In fact, studies show that the application of AI in transportation has made it safer, more efficient, and more reliable.
Other examples of AI in transportation and navigation include:
- Traffic management systems take in real-time data about the road, weather, and traffic conditions to predict heavier traffic flows and congestion.
- Direction apps such as Google Maps, Apple Maps, and Waze all use location data collected from users to determine traffic, ETAs, and more.
- Rideshare apps, much like direction apps, use AI that takes in location and environmental data to give ETAs, predict road conditions, and set fare rates.
Text editing and autocorrect
Another example of AI in the palm of your hand (if you have a smartphone, anyway) is autocorrect and other text editing software. This software takes input from generalized dictionaries and common use but also learns from your specific patterns to pick up the words you use most frequently and help you spell them.
Other online text editors like Grammarly or Hemingway App take standards of style, length, and grammar, and compare them to your texts, generating reports on errors and readability stats. Some of them also analyze other online content in real-time to compare for originality.
If you have an account with any major bank, chances are they use AI in their fraud detection and prevention systems. These work by analyzing thousands of transactions, and recognizing normal patterns so they can flag suspicious activity. These programs can auto-decline anything suspicious and flag an investigation, as well as notify the individual for verification.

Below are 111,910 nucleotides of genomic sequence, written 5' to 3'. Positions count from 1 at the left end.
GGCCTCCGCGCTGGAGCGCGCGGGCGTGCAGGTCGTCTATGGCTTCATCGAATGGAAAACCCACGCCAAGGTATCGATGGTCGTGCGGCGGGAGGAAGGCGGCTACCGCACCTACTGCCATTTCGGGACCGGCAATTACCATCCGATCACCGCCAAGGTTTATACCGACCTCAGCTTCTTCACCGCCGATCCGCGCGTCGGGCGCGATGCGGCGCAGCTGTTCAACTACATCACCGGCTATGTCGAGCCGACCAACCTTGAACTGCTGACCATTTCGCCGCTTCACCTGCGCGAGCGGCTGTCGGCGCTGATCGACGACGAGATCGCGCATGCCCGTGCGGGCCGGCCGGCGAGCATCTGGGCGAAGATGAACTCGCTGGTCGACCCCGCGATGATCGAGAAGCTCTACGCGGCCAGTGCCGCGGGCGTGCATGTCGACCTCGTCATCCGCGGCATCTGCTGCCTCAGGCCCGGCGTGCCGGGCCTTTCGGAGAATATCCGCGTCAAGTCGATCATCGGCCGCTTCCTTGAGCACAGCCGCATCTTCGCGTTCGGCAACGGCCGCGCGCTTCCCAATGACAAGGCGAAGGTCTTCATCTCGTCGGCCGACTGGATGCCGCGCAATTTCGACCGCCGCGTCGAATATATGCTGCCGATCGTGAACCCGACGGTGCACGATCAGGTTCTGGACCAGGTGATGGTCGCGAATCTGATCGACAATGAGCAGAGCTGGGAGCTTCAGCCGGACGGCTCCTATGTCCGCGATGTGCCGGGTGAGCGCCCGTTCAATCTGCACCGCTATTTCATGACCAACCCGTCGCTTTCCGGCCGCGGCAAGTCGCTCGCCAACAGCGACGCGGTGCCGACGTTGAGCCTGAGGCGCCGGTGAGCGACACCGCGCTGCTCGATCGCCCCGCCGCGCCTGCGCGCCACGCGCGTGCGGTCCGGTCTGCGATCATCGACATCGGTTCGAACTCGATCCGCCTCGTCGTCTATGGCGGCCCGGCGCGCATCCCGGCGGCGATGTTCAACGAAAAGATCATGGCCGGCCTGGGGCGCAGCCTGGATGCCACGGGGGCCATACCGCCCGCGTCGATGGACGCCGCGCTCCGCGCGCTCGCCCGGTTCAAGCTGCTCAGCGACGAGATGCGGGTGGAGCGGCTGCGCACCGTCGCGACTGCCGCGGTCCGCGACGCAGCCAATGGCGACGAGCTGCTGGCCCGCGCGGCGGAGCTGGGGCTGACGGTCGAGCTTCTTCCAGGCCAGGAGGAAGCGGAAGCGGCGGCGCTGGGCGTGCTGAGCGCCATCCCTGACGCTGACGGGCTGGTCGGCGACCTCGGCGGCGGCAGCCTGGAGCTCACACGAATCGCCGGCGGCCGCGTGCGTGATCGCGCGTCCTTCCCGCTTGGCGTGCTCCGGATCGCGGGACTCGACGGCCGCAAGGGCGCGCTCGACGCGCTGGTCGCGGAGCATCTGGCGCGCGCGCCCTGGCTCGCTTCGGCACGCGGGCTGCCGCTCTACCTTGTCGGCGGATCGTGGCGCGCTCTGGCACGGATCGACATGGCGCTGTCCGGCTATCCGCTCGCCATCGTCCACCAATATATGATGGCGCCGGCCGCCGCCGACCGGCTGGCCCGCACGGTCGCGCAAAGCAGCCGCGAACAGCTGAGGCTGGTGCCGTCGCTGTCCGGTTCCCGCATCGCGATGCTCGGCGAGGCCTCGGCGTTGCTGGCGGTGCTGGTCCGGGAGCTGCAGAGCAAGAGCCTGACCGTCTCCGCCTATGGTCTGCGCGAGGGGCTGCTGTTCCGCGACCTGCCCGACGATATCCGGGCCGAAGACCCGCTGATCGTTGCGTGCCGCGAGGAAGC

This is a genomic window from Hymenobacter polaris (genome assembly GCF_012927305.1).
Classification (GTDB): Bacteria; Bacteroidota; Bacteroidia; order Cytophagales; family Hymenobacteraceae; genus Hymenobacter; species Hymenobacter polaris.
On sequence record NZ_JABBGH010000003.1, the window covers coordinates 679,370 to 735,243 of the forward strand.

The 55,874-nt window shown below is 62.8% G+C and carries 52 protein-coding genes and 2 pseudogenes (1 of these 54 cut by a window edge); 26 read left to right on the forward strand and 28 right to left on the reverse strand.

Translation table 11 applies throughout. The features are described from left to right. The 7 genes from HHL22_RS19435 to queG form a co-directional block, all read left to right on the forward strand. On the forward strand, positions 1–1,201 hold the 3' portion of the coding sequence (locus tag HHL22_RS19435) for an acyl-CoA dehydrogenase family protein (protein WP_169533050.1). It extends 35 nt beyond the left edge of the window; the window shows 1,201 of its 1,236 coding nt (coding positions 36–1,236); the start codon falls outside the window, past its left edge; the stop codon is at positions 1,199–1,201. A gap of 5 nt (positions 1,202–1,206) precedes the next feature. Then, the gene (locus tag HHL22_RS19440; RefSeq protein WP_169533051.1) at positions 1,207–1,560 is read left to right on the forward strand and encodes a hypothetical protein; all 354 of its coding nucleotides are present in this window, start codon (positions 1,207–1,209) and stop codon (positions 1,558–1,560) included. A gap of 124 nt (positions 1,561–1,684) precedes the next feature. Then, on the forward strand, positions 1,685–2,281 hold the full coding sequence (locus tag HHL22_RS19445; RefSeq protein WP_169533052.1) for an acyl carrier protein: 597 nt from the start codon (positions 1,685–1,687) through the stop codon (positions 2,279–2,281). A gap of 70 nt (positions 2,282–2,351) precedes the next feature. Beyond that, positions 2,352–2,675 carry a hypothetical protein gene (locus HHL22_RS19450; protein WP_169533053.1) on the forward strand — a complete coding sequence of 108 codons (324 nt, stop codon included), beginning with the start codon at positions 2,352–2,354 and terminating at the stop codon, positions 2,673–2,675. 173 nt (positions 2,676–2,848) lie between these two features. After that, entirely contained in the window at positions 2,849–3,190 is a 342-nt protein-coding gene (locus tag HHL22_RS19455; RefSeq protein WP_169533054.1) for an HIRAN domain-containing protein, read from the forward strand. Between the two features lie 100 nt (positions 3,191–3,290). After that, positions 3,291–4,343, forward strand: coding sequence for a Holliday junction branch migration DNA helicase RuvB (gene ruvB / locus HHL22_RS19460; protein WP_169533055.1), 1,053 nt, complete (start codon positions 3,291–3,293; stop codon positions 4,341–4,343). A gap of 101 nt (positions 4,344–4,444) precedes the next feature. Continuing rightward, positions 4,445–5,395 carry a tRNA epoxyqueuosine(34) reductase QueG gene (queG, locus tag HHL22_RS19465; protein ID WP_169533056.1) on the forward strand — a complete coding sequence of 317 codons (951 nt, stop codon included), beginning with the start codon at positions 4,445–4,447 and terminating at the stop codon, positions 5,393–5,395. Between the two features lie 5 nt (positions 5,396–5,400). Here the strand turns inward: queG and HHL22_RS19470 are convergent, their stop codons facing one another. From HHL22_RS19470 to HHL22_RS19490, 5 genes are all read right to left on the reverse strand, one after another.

Since AI can process large amounts of data all at once, it’s useful in identifying patterns and using those to make predictions. Businesses can then use these predictions to make informed decisions or prevent possible future issues.
Common uses of predictive AI include:
- Maintenance: Tracking previous repairs and general wear and tear on parts in equipment allows AI to predict when maintenance needs to happen, preventing inconvenient breakdowns or possible accidents.
- Modeling: Predictive modeling uses data mining and probability forecasting to predict and estimate future outcomes.
Perhaps surprisingly, AI has been in the field of gaming for years. Over the years, many AI systems were designed to play various games as the developers worked on building software that would learn. AIs have beaten human champions in Chess, Go, StarCraft 2, and also on the game show Jeopardy.
Of course, many games also utilize AI in their development to continually increase interest and incentives for users to keep playing. Some games that use AI include:
- Minecraft: uses AI to generate unending virtual environments and adapt to the player’s style.
- F.E.A.R: uses enemy AI to allow characters to learn and adapt to the player’s movements in game.
- The Last of Us: has a dynamic AI for each non-player character allowing them to react differently to the player character depending on their specific choices.